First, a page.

In The Dharma Bums, Ray buys "a polybdenum bottle, with screw top" at the Berkeley Ski Shop (chapter 14), saying he plans to use it "to carry honey up to the moutains" but that he mostly "used it as a canteen for wine... [and] whisky." It's not a typo because on his way back West when he stops in El Paso he says he "put fresh bus-station water in my polybdenum bottle" (chapter 22).

Most of the top Google results for "polybdenum" are quotes from Kerouac, or probably derivatives from that; when I search for "polybdenum bottle" Google tries to auto-correct me to "molybdenum."

What would a reader in the late '50s understand "polybdenum" to mean?

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    I was reading a lot in the late 1950s. I didn't read any Kerouac, but if I had run across "polybdenum" I would have understood it as a typo for "molybdenum".
    – user14111
    Nov 30 '18 at 5:28
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    I guess it's a synecdoche for stainless steel, which is alloyed with chromium and molybdenum. Nov 30 '18 at 12:48
  • Perhaps it's a spelling error on the author's part? Dec 28 '18 at 16:45

It appears to be a rarely-used word for a metal alloy containing molybdenum.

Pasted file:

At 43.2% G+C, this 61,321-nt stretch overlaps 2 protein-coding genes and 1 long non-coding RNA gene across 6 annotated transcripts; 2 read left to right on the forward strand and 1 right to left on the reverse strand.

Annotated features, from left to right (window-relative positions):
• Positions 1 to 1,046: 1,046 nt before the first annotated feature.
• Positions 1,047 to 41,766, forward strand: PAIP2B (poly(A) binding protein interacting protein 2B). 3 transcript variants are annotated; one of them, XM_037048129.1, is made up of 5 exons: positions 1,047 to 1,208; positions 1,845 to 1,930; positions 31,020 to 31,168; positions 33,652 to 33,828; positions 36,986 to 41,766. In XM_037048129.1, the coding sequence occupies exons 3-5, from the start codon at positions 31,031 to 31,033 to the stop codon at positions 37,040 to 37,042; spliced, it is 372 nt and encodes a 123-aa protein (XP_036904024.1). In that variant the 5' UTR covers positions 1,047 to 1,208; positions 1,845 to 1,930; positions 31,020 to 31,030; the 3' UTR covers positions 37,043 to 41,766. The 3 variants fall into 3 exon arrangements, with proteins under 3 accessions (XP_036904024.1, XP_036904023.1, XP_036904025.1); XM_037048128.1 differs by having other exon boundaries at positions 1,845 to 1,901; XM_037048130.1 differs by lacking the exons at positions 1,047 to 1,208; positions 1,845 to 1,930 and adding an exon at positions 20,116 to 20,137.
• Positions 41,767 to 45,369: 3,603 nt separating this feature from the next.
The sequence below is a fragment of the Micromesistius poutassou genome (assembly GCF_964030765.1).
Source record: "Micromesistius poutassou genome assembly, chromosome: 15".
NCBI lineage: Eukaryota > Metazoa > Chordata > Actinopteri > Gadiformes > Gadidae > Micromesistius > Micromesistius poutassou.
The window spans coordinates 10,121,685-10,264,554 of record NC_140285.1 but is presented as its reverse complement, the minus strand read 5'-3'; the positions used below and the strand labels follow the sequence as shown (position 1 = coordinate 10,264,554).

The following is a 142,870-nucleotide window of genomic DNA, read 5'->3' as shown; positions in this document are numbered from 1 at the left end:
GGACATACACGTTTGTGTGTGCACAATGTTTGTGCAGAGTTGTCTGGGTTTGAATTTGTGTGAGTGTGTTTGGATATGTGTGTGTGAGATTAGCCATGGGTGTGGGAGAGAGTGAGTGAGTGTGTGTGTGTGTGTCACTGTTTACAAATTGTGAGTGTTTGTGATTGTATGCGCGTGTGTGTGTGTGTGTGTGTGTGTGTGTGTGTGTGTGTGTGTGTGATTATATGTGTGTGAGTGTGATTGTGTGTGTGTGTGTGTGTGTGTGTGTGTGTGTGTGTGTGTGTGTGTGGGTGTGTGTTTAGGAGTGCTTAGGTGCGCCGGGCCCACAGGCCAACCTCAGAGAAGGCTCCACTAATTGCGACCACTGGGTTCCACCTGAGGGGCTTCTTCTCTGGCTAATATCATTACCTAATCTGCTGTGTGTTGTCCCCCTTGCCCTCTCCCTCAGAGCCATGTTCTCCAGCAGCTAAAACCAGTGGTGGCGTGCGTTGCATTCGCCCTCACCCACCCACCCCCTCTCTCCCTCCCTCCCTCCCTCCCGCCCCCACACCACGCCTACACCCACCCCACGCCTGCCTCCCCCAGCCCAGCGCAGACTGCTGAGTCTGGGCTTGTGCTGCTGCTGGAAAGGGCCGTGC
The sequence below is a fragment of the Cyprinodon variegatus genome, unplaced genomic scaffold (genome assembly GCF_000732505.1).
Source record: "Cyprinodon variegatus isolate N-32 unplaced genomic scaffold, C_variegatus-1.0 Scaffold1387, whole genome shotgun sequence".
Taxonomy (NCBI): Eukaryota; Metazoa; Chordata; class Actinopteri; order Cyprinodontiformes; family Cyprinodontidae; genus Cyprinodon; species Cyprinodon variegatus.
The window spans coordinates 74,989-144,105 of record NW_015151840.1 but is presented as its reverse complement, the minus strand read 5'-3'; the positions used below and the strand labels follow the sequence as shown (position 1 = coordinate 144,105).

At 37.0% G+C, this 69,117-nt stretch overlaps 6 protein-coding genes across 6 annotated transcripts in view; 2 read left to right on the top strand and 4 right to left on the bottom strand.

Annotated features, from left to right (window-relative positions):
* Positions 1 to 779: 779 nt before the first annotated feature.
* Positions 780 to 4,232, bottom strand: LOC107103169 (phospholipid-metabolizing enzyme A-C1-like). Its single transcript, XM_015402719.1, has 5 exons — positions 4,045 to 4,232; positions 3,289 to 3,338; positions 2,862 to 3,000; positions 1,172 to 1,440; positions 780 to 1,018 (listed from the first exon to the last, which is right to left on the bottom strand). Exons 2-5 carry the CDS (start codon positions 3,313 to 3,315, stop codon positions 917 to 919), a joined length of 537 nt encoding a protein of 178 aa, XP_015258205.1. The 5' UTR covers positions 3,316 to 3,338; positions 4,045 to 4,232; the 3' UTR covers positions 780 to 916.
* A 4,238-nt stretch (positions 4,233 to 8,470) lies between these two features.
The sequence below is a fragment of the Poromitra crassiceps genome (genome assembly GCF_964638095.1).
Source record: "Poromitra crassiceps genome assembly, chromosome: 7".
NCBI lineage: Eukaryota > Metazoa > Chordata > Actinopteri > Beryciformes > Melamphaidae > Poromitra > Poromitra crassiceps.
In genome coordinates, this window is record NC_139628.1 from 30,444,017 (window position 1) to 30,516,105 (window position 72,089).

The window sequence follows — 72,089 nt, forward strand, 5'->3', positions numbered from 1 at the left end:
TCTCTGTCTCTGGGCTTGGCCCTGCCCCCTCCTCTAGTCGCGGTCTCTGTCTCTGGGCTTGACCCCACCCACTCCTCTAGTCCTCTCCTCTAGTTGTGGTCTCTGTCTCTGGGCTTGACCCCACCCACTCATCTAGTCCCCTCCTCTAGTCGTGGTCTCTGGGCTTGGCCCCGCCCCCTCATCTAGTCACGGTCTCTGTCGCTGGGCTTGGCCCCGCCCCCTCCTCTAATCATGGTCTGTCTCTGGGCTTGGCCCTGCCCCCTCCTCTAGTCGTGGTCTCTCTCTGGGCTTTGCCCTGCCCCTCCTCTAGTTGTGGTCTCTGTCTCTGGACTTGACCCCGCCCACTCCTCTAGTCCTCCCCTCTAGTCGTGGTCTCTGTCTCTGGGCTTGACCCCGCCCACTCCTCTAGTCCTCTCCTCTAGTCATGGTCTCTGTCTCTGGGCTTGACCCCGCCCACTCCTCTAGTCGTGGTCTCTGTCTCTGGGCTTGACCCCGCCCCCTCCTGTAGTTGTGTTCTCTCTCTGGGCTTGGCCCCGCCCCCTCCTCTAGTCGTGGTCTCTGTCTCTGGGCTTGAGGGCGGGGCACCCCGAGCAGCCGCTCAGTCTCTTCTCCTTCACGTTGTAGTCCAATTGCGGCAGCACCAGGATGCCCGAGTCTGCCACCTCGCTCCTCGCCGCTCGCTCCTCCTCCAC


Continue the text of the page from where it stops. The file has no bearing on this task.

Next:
Most of the references I found to the term were not public access and did not describe what "polybdenum" meant in the abstract. However, I also found a Chinese patent notice, the English translation of which includes this (emphasis mine):

"The carbon steel, aluminum and molybdenum diffused heat exchanger is characterized in that the inner and the outer walls of the carbon steel heat exchanging tube are compounded with carbon steel, aluminum and molybdenum diffused alloy layers; base material surface layers at the parts of the tube plates, the end covers, etc. "

Since the title of the patent includes the term "polybdenum" but does not mention it again in the abstract, it is reasonable to conclude that the word refers to these alloy layers.

Interestingly a number of the papers that come up appear to be Chinese in origin, which suggests that's where the term is usually used. A Google Ngrams search returns no results, so it's clearly an extremely rare term (Google Books does not contain an ecopy of The Dharma Bums, so that's why it doesn't appear as a result).

As suggested by user Gareth Rees, many grades of stainless steel contain molybdenum, including a lot of cookware. So it seems reasonable to infer Ray's bottle is made of a stainless steel containing molybdenum.

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    I suspect that "polybdenum" in Google's automated translation of patent CN2572327Y is an error. The original title is "碳钢铝钼共渗换热器" where "" just means "molybdenum". Dec 3 '18 at 16:10

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